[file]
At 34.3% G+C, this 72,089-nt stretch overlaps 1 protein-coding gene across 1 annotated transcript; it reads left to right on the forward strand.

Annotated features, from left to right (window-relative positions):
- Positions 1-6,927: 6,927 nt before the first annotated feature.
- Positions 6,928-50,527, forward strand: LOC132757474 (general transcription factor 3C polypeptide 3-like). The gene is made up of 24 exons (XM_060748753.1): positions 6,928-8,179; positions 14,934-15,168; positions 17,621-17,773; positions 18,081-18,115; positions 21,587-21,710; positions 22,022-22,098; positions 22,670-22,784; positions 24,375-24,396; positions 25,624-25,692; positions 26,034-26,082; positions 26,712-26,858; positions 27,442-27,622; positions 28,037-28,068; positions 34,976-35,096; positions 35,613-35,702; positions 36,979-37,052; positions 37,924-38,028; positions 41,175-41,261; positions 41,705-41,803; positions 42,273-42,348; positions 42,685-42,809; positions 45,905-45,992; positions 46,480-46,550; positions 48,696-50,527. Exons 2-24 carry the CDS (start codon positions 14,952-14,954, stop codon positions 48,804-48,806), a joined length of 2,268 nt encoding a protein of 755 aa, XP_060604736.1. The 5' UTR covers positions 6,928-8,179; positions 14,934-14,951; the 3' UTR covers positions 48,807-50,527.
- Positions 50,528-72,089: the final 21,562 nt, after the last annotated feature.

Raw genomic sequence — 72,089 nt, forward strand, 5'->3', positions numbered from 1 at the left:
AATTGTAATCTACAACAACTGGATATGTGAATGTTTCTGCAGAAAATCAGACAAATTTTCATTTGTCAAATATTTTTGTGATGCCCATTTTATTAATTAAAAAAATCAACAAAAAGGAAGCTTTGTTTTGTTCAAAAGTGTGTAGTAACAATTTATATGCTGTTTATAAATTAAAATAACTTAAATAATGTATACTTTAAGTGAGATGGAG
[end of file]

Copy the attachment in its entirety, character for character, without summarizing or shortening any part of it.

At 34.3% G+C, this 72,089-nt stretch overlaps 1 protein-coding gene across 1 annotated transcript; it reads left to right on the forward strand.

Annotated features, from left to right (window-relative positions):
- Positions 1-6,927: 6,927 nt before the first annotated feature.
- Positions 6,928-50,527, forward strand: LOC132757474 (general transcription factor 3C polypeptide 3-like). The gene is made up of 24 exons (XM_060748753.1): positions 6,928-8,179; positions 14,934-15,168; positions 17,621-17,773; positions 18,081-18,115; positions 21,587-21,710; positions 22,022-22,098; positions 22,670-22,784; positions 24,375-24,396; positions 25,624-25,692; positions 26,034-26,082; positions 26,712-26,858; positions 27,442-27,622; positions 28,037-28,068; positions 34,976-35,096; positions 35,613-35,702; positions 36,979-37,052; positions 37,924-38,028; positions 41,175-41,261; positions 41,705-41,803; positions 42,273-42,348; positions 42,685-42,809; positions 45,905-45,992; positions 46,480-46,550; positions 48,696-50,527. Exons 2-24 carry the CDS (start codon positions 14,952-14,954, stop codon positions 48,804-48,806), a joined length of 2,268 nt encoding a protein of 755 aa, XP_060604736.1. The 5' UTR covers positions 6,928-8,179; positions 14,934-14,951; the 3' UTR covers positions 48,807-50,527.
- Positions 50,528-72,089: the final 21,562 nt, after the last annotated feature.

Raw genomic sequence — 72,089 nt, forward strand, 5'->3', positions numbered from 1 at the left:
AATTGTAATCTACAACAACTGGATATGTGAATGTTTCTGCAGAAAATCAGACAAATTTTCATTTGTCAAATATTTTTGTGATGCCCATTTTATTAATTAAAAAAATCAACAAAAAGGAAGCTTTGTTTTGTTCAAAAGTGTGTAGTAACAATTTATATGCTGTTTATAAATTAAAATAACTTAAATAATGTATACTTTAAGTGAGATGGAG